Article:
Author’s Note: This is a baseball blog. The subject is baseball and, more specifically, the Texas Rangers. I am not, however, incognizant of other events in the world. My thoughts and prayers this morning are for the people of Japan with hopes that those in the path of the resulting tsunami remain safe…
This is definitely baseball, because the Rangers News of the Day totally came out of left field…
Upon arising this morning, the first sports headline I see is that Rangers CEO Chuck Greenberg is expected to resign today, less than a year after the ownership group he put together prevailed in their quest to buy the team from Tom Hicks.
As CEO, Greenberg has been the de facto face of the Rangers to the public since the RBE ownership group took over the reins. Greenberg was NOT the majority owner of the club, however. Most estimates put his ownership stake at only 2-3%. He WAS the guy who brought together the big money people that became the RBE Ownership Group.
There will be intense speculation as to what went wrong and when with Greenberg. I’m just one little blogger in the Rio Grande Valley, so I have no first-hand knowledge. What I can say with some certainty is that something really bad had to have happened behind the scenes for something like this to happen. It could be as simple as personality clashes with the likes of Jon Daniels and Nolan Ryan or it could be as complicated as financial malfeasance. Maybe he didn’t kick in all the money he was supposed to for his ownership stake. WHO KNOWS???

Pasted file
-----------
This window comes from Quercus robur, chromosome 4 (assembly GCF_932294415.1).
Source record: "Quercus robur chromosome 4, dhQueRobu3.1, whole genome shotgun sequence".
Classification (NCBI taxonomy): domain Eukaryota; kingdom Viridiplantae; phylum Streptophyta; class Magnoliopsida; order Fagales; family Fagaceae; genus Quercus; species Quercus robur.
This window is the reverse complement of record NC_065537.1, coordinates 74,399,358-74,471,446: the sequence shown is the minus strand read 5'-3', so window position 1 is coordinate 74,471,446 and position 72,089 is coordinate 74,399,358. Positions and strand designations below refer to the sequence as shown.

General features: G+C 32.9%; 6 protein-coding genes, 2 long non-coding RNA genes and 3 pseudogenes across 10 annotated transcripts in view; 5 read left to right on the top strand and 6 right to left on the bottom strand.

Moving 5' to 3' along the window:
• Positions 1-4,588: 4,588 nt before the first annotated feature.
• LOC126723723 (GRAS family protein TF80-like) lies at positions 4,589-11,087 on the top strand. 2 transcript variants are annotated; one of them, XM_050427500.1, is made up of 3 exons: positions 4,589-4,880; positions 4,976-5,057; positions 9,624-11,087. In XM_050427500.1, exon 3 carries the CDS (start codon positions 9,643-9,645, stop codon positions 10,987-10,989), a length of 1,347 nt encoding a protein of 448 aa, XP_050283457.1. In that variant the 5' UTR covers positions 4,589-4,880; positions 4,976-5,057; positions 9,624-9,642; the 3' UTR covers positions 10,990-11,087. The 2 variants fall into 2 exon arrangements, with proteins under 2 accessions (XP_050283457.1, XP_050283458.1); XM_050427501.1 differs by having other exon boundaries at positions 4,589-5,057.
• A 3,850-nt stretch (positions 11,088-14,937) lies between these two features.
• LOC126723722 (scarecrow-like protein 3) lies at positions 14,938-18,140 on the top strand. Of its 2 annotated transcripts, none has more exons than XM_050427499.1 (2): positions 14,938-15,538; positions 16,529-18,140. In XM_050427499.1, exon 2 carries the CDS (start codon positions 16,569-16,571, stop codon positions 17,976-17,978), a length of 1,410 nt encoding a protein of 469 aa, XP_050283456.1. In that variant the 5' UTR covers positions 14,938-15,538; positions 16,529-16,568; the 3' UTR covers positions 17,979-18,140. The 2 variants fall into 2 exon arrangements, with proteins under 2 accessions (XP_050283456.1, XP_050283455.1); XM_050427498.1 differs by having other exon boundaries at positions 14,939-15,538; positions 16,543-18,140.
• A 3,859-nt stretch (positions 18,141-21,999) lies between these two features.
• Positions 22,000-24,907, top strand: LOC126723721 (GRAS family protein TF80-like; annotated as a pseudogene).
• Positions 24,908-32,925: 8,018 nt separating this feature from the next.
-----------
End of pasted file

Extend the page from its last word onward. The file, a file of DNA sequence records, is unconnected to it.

What I do know is this: In his brief time with the Rangers, Greenberg was a tireless worker on behalf of the franchise. I appreciated the fact his most public face had to do with making sure Rangers fans knew he was looking out for them. Greenberg is a walking marketing machine and he recognized it’s not just the product the Rangers put on the field that matters, it’s also the experience you give to the fans. To that end, Rangers Ballpark in Arlington is unveiling a new state of the art scoreboard in 2011. As soon as the ownership group took charge, Greenberg was sitting in the stands with fans from the best seats to the worst, asking questions and getting suggestions for making the fan experience better.
Greenberg immediately lowered the price of beer and other concession items, started up 7th inning specials and set up a suggestion box on the Rangers web site. At January’s FanFest event at the Arlington Convention Center, Greenberg was a constant presence. He was on stage for a question and answer session. Later he could be seen at one of the concession areas making sure things were running smoothly there. Then you’d spot him on the floor, heading off to check on other things. In that time, I also saw him patiently sign autographs for people, even though you could tell he really needed to be getting someplace else.
Like Dallas Mavericks owner Mark Cuban, Greenberg did have the ability to ruffle some feathers. His comments about how the Rangers may have opened the door that allowed the Phillies to grab Cliff Lee away from the Yankees caused a little media rift with Yankees management. Many in the media viewed him as maybe a little too brash for his own good. I, for one, got his sense of humor. Like Cuban, he made sure people knew he wasn’t just an owner, he was a fan of the club as well. As a result, some of his public statements seemed to have a tinge of smack talk to them. I found it kind of refreshing.
Chuck Greenberg will still be involved with the Rangers. He remains the owner of the Myrtle Beach Pelicans, the Rangers High-A farm club, replacing the previous Bakersfield franchise. It’s unknown as I write this whether he will retain his minority stake in the parent club after leaving as CEO, so he’ll be gone but not forgotten.
Whatever happened behind the scenes to bring this about could be the “other side” of Chuck Greenberg that most of us don’t know, one that could make us think less of the man. The public face of Chuck Greenberg, though, is one the Rangers organization has been sorely missing over the years- someone who knows the fans make the team as much as the team itself, and I hope his departure doesn’t veer RBE from that course.